Borderline case: Brexit forces bus firm to open back door into North
Frustrated Donegal businessman left stranded due to lack of clarity
Don Reddin, owner of Reddin’s Coach Hire in Muff, Co Donegal. The Border, runs through his bus yard. Photograph: Freya McClements
Donegal businessman Don Reddin is worried about Brexit. So much so he has spent £200,000 on a back door into Northern Ireland. He owns Reddin’s Coach Hire in Muff, Co Donegal, and the Border runs through his bus yard and back garden.
To the left of his maintenance shed there are a few hundred metres of freshly laid tarmac leading to a brand new gate.
Reddin says nearby Derry city is his biggest market, and if the Border were to close, leaving him on the wrong side, his business “would be more or less finished.
“I have 20 employees, and I could honestly say that if a hard Border went up and we were left on the other side I would have to let 16 of those employees go because we would have no marketplace, we would have no work.”
If there’s a hard Border we’ll have to use the gate to the North to avoid delays at customs
Instead, Reddin plans to operate two companies – one in the North and one in the South.
The Northern-registered buses will be kept in the UK yard and use the new Derry gate, while the Southern-registered buses will remain on the Republic side, with buses coming and going through the existing entrance in Donegal.
“If there’s a hard Border we’ll have to use the gate to the North to avoid delays at customs, because our work is all about time, you don’t have time to sit at checkpoints,” he says.
“I remember sitting at customs checks for hours at a time, waiting to get over the Border . . . The school authorities would only accept those excuses for so long before you find you’ve lost your contracts and destroyed your good name you’ve built up in business for the last 20 or 30 years.”
Angry and frustrated
Reddin’s father started the company in 1972, and Don took over 20 years later.
He is angry and frustrated by the continuing uncertainty surrounding Brexit - and by the failure of politicians to provide leadership or clarity over the issue.
“Did you hear David Davis?” Reddin asks, referring to a speech by the British Brexit secretary. He told Austrian business leaders on Tuesday that Britain would not be “plunged into a Mad Max-style world borrowed from dystopian fiction” after leaving the EU.
“So you’re a foreign investor and you’re listening to the Brexit secretary and he’s talking about Mad Max,” says Reddin.
“It’s disappointing and upsetting that that was the best comment the Brexit secretary could come up with . . . When I see Boris Johnston on the TV and I just think, oh my God, do you realise what you’re doing?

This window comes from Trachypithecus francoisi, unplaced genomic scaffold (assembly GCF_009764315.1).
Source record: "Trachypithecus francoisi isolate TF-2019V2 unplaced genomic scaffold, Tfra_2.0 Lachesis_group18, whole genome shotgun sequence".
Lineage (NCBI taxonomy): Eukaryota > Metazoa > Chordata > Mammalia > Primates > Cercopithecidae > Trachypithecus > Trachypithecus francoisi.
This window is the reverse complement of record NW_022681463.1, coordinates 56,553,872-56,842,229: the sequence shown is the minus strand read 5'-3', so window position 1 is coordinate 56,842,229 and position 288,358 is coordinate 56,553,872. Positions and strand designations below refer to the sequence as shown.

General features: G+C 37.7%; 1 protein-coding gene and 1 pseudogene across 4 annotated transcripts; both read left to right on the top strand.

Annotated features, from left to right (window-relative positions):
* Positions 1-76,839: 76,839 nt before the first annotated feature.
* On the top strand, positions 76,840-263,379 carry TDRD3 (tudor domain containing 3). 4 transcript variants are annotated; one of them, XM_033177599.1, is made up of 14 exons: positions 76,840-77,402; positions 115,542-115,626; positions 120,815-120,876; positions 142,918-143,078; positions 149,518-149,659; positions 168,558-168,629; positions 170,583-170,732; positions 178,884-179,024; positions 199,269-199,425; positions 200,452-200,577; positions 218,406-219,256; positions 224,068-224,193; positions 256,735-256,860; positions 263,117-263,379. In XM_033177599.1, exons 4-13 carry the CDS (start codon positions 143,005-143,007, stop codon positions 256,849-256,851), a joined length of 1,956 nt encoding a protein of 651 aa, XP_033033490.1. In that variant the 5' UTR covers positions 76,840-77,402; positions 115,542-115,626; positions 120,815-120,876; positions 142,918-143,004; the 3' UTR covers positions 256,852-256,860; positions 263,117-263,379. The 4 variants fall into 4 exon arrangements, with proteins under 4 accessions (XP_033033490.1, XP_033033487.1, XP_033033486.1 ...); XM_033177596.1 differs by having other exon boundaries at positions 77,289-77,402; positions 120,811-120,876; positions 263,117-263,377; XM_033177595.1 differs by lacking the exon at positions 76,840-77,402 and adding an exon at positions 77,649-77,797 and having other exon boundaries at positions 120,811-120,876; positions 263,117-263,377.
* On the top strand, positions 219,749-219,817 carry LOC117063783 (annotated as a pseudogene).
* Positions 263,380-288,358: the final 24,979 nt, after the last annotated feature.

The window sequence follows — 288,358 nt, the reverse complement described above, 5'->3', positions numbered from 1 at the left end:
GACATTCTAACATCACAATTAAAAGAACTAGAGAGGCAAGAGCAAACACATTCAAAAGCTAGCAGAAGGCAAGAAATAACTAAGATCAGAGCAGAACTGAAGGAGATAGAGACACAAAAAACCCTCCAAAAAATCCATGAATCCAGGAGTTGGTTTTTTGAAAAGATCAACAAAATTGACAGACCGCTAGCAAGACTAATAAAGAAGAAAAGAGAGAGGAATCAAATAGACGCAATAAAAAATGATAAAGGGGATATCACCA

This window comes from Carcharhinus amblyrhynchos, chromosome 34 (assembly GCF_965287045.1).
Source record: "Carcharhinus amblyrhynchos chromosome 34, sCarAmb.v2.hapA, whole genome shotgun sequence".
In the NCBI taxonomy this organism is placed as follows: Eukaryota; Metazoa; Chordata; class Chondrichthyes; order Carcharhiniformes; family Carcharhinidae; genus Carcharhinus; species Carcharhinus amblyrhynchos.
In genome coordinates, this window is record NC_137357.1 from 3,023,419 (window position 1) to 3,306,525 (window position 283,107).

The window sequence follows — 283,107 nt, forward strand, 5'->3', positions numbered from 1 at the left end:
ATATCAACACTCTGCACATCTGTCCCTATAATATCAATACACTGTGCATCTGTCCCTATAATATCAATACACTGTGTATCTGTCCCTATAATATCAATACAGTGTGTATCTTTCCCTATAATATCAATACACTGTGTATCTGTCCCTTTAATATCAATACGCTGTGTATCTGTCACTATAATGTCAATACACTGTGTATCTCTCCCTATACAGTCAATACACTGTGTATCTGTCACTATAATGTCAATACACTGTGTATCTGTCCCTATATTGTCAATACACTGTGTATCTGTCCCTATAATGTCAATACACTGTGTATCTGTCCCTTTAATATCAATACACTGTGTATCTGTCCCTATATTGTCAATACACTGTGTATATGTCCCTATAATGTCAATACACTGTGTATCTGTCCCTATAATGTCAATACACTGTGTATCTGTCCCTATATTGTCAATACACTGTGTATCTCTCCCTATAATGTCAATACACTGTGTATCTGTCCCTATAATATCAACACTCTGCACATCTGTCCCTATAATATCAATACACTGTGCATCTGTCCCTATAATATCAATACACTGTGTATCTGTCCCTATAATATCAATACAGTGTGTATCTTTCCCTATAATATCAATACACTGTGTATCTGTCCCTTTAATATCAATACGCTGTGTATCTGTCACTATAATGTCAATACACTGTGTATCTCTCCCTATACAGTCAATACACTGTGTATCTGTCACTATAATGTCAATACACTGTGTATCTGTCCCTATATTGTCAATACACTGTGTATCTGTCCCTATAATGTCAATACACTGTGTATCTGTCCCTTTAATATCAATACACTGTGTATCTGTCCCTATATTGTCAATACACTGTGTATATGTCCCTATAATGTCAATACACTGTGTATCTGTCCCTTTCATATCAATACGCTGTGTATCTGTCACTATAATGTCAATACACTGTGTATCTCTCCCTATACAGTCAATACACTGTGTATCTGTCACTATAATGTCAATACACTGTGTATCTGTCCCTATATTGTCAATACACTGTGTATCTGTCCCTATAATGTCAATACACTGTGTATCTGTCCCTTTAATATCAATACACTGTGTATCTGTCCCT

“I’d like someone to show me a plan, somebody to tell me why this is a good idea, what the positive is in all of this, but nobody has given me that reassurance.”
My market is the local area, I can’t go to China to start lifting schoolchildren and taking them to school
Some reassurance, Reddin says, would have allowed him to invest money in new buses for his fleet rather than in a contingency plan of tarmac, fences and gates so he has access to his main market.
Reddin’s kitchen window overlooks his new Brexit bus yard, and the first thing he does at work every morning is check the currency prices. “Every time Brexit is discussed the currency fluctuates, it’s like being on the worst rollercoaster ever.”
Reddin says it angers him when he hears politicians saying things like “widen your horizons”.
“We’re people who have made the effort and taken the bold step of going into business, and then you have career politicians insulting our integrity by telling us there’s a big world out there for business,” he says. “My market is the local area, I can’t go to China to start lifting schoolchildren and taking them to school.”
He recalls days when if you were crossing the Border with a bicycle there was a chance customs officers would take it from you. He does not want to revisit those times, but believes there’s no alternative.
“All the politicians say they don’t want a hard Border, but if the UK is leaving the customs union and the single market then there has to be a hard Border.
“What’s the point of leaving otherwise, because then you’ve left a main entry point into the UK open, and if they leave that open they may well just stay in the EU and forget the whole thing.”